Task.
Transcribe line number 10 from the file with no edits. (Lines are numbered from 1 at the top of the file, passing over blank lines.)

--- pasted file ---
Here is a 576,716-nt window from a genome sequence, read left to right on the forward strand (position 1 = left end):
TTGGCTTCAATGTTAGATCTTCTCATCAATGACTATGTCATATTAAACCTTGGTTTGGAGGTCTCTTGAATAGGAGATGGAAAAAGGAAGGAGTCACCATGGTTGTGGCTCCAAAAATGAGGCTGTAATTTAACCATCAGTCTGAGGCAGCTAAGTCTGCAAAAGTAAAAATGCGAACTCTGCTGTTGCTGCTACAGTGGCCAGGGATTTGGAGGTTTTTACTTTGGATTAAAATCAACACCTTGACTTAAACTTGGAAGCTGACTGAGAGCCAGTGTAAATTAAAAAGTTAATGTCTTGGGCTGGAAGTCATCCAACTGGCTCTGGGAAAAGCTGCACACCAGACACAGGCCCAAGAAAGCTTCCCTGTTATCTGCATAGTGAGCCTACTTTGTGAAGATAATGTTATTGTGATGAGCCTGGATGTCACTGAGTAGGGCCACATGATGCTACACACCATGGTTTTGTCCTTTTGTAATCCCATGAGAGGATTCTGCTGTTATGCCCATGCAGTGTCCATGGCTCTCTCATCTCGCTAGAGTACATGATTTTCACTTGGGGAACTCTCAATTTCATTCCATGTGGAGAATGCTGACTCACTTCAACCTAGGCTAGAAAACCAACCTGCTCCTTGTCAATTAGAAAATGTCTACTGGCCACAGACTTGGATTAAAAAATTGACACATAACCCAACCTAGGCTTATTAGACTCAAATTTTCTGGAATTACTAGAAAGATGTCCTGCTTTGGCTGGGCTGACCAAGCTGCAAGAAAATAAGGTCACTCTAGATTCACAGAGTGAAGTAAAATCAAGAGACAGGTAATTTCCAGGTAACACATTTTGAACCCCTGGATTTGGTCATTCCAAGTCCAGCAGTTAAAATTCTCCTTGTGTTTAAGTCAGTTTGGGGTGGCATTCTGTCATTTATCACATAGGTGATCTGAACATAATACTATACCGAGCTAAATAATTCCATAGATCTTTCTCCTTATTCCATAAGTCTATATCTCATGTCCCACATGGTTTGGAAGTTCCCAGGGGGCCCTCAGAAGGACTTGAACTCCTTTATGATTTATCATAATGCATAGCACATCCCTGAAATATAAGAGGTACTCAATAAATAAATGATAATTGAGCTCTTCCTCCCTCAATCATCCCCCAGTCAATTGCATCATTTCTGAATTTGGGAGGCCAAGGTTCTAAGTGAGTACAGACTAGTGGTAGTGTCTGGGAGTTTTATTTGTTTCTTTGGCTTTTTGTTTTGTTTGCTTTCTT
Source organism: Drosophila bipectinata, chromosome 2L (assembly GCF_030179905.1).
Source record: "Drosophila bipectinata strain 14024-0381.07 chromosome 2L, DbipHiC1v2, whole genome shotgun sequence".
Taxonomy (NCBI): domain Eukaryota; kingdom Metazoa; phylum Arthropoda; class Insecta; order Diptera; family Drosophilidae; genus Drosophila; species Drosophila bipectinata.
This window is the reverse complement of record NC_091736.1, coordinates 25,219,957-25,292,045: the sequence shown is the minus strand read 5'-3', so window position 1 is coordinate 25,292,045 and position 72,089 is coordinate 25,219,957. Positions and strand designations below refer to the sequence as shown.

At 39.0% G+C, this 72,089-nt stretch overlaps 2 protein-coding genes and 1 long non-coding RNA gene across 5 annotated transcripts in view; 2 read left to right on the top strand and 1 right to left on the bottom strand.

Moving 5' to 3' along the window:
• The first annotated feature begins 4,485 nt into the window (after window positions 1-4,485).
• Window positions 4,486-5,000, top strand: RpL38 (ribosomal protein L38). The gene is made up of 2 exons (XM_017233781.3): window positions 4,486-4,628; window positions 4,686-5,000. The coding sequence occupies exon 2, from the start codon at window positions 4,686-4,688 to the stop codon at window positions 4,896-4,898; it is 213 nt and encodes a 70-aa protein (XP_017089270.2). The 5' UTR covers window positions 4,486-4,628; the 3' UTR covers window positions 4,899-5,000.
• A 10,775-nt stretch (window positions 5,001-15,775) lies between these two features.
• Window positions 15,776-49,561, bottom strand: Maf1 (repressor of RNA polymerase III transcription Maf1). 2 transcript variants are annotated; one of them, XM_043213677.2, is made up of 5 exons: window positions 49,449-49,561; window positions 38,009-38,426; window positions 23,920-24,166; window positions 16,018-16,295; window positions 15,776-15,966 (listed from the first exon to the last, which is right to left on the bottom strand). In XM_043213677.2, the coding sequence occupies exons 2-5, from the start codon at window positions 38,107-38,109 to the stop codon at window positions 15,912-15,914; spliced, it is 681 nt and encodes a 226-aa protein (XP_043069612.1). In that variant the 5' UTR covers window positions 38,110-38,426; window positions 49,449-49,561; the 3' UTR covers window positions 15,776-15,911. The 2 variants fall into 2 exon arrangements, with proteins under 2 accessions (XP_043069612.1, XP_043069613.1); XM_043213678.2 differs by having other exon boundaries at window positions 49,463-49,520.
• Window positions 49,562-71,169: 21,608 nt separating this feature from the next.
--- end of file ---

• Window positions 4,486-5,000, top strand: RpL38 (ribosomal protein L38). The gene is made up of 2 exons (XM_017233781.3): window positions 4,486-4,628; window positions 4,686-5,000. The coding sequence occupies exon 2, from the start codon at window positions 4,686-4,688 to the stop codon at window positions 4,896-4,898; it is 213 nt and encodes a 70-aa protein (XP_017089270.2). The 5' UTR covers window positions 4,486-4,628; the 3' UTR covers window positions 4,899-5,000.